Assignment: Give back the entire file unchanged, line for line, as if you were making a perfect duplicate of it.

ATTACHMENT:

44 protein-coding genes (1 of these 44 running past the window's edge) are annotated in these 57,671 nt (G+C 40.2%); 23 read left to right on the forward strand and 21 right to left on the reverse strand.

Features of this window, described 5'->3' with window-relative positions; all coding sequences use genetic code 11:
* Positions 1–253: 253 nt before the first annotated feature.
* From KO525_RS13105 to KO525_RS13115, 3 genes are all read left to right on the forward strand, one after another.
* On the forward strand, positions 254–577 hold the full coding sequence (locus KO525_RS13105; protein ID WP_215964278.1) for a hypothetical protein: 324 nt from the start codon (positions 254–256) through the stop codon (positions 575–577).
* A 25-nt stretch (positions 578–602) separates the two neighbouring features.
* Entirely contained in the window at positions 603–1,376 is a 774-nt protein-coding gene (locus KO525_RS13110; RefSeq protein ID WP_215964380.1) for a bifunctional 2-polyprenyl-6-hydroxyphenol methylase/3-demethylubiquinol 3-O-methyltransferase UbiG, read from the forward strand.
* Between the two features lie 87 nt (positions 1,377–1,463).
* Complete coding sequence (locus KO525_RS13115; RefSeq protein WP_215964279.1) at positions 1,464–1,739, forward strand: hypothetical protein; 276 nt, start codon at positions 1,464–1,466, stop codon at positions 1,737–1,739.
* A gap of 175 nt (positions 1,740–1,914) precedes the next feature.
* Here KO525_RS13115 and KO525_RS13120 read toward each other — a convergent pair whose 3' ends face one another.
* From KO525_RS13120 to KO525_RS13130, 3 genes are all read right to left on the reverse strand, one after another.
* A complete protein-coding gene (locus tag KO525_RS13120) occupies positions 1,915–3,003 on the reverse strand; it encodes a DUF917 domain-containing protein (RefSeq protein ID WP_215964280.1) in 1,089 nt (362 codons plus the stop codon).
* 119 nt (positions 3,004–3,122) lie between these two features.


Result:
44 protein-coding genes (1 of these 44 running past the window's edge) are annotated in these 57,671 nt (G+C 40.2%); 23 read left to right on the forward strand and 21 right to left on the reverse strand.

Features of this window, described 5'->3' with window-relative positions; all coding sequences use genetic code 11:
* Positions 1–253: 253 nt before the first annotated feature.
* From KO525_RS13105 to KO525_RS13115, 3 genes are all read left to right on the forward strand, one after another.
* On the forward strand, positions 254–577 hold the full coding sequence (locus KO525_RS13105; protein ID WP_215964278.1) for a hypothetical protein: 324 nt from the start codon (positions 254–256) through the stop codon (positions 575–577).
* A 25-nt stretch (positions 578–602) separates the two neighbouring features.
* Entirely contained in the window at positions 603–1,376 is a 774-nt protein-coding gene (locus KO525_RS13110; RefSeq protein ID WP_215964380.1) for a bifunctional 2-polyprenyl-6-hydroxyphenol methylase/3-demethylubiquinol 3-O-methyltransferase UbiG, read from the forward strand.
* Between the two features lie 87 nt (positions 1,377–1,463).
* Complete coding sequence (locus KO525_RS13115; RefSeq protein WP_215964279.1) at positions 1,464–1,739, forward strand: hypothetical protein; 276 nt, start codon at positions 1,464–1,466, stop codon at positions 1,737–1,739.
* A gap of 175 nt (positions 1,740–1,914) precedes the next feature.
* Here KO525_RS13115 and KO525_RS13120 read toward each other — a convergent pair whose 3' ends face one another.
* From KO525_RS13120 to KO525_RS13130, 3 genes are all read right to left on the reverse strand, one after another.
* A complete protein-coding gene (locus tag KO525_RS13120) occupies positions 1,915–3,003 on the reverse strand; it encodes a DUF917 domain-containing protein (RefSeq protein ID WP_215964280.1) in 1,089 nt (362 codons plus the stop codon).
* 119 nt (positions 3,004–3,122) lie between these two features.